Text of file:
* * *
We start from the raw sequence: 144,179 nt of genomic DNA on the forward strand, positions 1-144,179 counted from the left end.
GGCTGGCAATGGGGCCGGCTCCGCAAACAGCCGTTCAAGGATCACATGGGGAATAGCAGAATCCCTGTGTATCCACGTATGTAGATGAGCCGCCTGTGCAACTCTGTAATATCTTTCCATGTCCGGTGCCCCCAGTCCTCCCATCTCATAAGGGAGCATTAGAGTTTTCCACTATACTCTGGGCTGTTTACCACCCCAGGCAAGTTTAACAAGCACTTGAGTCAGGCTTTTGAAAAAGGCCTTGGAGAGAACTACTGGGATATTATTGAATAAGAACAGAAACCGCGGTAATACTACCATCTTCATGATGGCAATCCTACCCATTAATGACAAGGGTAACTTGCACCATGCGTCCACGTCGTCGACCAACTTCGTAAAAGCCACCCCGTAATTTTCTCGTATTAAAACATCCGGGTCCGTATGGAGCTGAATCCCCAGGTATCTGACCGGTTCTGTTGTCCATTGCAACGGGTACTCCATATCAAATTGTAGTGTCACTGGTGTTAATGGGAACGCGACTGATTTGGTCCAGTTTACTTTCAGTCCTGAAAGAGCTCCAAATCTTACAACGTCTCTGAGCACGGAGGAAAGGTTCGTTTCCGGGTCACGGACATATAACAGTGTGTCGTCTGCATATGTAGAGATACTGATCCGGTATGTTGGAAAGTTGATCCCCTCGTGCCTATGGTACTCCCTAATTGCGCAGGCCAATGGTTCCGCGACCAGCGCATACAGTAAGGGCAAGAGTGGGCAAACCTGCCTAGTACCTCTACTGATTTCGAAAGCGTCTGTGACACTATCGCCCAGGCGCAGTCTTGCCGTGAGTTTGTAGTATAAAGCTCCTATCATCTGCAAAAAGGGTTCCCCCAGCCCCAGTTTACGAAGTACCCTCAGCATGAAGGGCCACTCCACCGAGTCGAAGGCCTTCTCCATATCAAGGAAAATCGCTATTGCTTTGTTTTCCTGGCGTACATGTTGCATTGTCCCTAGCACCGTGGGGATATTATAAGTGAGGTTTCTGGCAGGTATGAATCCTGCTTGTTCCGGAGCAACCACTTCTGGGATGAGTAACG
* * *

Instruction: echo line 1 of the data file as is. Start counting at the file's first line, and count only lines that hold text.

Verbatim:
We start from the raw sequence: 144,179 nt of genomic DNA on the forward strand, positions 1-144,179 counted from the left end.